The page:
Among the erstwhile colonies too, cricket has been the ground for a variety of liberating encounters. When Bangladesh defeated Pakistan in the first ever match between the two nations in the World Cup of 1999, one recalled Faiz's poignant call to Bangladesh, Khoon ke dhabbe dhulenge kitni barsaaton ke baad (How many rainfalls will it take before the bloodstains are washed away), and wondered if yet another powerful rainstorm had not taken place. One of the first pleasures the children of Afghanistan indulged in after the Taliban departed was to recommence playing street cricket, which the mullahs had banned. And indeed, watching players like Alok Kapali (Hindu from Bangladesh), Yousuf Youhanna (Christian from Pakistan), Muttiah Muralitharan (Tamilian from Sri Lanka), Zaheer Khan (Muslim from India) or Ravindu Shah (Kenyan of Indian origin) offers us a fleeting hope of the survival of inter-ethnic coexistence on an equal footing in nations where anti-minority sentiment ominously acquires an institutional and mainstream flavor.
Yet, as the World Cup concluded with an Australian victory on the 23rd of March, my satisfaction at having vicariously experienced another round of good contests between the bat and the ball were tempered with thoughts of Henry Olonga. At the conclusion of the match against Sri Lanka, the Zimbabwe team found Olonga missing. It was only a day later that they found out that he had flown the coop. From a safe house, he issued a statement retiring from international cricket. In a flight that one of my friends found reminiscent of that of the Von Trapp family in The Sound of Music, he had escaped in climactic fashion. In his final message, Olonga declared, "I was never under the illusion that my stand would have no consequences, but I believe that one should have the courage of one's convictions in life and do all one can to uphold them. I believe that if I were to continue to play for Zimbabwe in the midst of the prevailing crisis, I would only be neglecting the voice of my conscience. I would be condoning the grotesque human rights violations that have been perpetrated against my fellow countrymen. To my fellow Zimbabweans: The Zimbabwe we dream of must merely remain in our hearts. We must be strong, stand united and strive to give our children the brighter day in which they belong."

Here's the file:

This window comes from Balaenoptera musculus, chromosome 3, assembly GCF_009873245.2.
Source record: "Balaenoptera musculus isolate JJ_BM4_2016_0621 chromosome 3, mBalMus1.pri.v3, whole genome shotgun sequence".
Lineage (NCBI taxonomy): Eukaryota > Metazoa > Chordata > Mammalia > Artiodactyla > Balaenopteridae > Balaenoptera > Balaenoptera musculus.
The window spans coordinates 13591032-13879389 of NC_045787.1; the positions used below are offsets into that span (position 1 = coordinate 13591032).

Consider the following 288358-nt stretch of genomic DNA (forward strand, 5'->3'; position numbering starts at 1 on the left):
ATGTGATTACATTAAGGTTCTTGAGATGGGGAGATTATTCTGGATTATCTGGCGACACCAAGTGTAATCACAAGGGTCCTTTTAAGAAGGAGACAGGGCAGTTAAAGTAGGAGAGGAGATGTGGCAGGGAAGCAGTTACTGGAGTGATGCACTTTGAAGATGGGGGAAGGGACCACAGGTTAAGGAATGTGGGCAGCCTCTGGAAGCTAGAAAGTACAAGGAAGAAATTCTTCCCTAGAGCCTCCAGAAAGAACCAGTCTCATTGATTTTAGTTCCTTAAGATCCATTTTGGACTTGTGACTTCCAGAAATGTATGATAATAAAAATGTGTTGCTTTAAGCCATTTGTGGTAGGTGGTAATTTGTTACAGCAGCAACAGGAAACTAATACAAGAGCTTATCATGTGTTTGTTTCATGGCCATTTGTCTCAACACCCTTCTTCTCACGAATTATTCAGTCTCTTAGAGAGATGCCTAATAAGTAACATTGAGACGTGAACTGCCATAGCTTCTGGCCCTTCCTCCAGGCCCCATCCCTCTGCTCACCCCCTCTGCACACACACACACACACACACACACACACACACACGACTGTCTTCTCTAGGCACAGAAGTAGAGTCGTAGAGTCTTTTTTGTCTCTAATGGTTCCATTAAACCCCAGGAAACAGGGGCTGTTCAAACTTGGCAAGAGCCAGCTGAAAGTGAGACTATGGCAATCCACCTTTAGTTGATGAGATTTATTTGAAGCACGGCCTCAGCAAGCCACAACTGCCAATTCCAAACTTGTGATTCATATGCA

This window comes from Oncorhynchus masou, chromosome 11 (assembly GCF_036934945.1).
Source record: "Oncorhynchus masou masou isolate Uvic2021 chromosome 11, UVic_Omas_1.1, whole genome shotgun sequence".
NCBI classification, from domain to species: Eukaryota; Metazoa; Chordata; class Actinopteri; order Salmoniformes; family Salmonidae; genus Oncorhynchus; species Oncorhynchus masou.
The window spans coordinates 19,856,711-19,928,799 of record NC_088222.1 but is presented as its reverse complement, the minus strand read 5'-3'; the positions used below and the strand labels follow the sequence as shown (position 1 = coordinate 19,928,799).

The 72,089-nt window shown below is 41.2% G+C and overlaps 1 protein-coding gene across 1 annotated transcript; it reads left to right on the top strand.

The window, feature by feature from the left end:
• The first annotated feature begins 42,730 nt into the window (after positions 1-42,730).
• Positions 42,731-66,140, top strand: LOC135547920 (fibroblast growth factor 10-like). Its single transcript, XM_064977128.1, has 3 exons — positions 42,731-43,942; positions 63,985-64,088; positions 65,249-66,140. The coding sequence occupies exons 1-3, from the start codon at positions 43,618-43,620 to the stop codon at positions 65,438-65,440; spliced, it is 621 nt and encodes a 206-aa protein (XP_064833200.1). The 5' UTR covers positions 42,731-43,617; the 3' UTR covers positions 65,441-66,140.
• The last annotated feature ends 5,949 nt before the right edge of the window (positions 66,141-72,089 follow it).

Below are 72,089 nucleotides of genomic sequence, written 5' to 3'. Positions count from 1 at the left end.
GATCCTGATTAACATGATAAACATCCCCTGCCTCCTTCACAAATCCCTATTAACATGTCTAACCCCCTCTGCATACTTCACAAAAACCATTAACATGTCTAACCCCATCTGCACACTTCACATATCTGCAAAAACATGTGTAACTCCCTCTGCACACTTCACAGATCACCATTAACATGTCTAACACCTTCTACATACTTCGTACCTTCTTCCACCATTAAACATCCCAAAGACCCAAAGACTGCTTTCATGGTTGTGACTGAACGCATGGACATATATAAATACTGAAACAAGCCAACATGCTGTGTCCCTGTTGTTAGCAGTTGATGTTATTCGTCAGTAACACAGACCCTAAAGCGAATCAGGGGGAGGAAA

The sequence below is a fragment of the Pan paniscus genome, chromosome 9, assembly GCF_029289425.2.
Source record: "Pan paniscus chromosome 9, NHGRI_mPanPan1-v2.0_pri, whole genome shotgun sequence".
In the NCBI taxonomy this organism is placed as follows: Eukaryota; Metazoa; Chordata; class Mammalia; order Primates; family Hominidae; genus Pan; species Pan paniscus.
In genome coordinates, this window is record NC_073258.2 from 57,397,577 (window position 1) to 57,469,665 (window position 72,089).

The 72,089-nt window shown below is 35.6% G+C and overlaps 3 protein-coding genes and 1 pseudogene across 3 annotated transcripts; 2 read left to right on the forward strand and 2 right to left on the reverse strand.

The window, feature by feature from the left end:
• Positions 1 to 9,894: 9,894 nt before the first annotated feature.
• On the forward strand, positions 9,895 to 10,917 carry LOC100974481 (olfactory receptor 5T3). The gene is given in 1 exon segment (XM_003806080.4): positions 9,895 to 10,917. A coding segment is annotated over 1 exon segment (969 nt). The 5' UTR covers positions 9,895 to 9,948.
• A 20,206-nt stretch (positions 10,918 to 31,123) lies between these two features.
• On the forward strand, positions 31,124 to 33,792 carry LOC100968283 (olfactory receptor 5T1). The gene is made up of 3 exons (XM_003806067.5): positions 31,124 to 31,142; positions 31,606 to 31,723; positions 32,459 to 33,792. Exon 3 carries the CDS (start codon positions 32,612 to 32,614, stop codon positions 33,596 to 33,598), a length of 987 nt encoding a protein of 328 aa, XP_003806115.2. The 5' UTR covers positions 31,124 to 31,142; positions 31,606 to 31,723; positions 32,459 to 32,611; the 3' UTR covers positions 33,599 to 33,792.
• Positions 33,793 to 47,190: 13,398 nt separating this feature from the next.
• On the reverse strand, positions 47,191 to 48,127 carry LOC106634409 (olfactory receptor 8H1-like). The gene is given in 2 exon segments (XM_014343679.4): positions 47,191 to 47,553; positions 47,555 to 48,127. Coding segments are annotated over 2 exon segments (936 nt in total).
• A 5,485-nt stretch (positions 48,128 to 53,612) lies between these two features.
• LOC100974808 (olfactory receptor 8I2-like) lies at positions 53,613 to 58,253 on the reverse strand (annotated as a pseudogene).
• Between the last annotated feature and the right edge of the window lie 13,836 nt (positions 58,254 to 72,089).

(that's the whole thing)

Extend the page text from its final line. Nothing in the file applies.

Cricket will continue to enthrall those nations where it stands appropriated from the colonial project. In cities ranging from Kabul to Kandy, from Mumbai to Mombasa, from Dhaka to Durban, and from Peshawar to Port-of-Spain, it will remain a national pastime. But like the project of nationalism before it, cricket is not immune to appropriation by ultra-conservative and often violent elements, as this World Cup has confirmed again. Just as the victory of India over Pakistan this March was used as an excuse by Hindutva groups to wreak fresh violence on the terrorized Muslims of Gujarat, cricket matches will unfortunately function as valves to unleash the repressed energies of fascism from the pressure-cooker of the national project. To quote the "Black Plato" again:
The values of cricket, like much that is now in eclipse, will go into the foundations of new moral and educational structures. But that they can be legislated to what they used to be is a vain hope which can only sour on the tongue and blear the eye. The owl of Minerva flies only at dusk. And it cannot get much darker without becoming night impenetrable.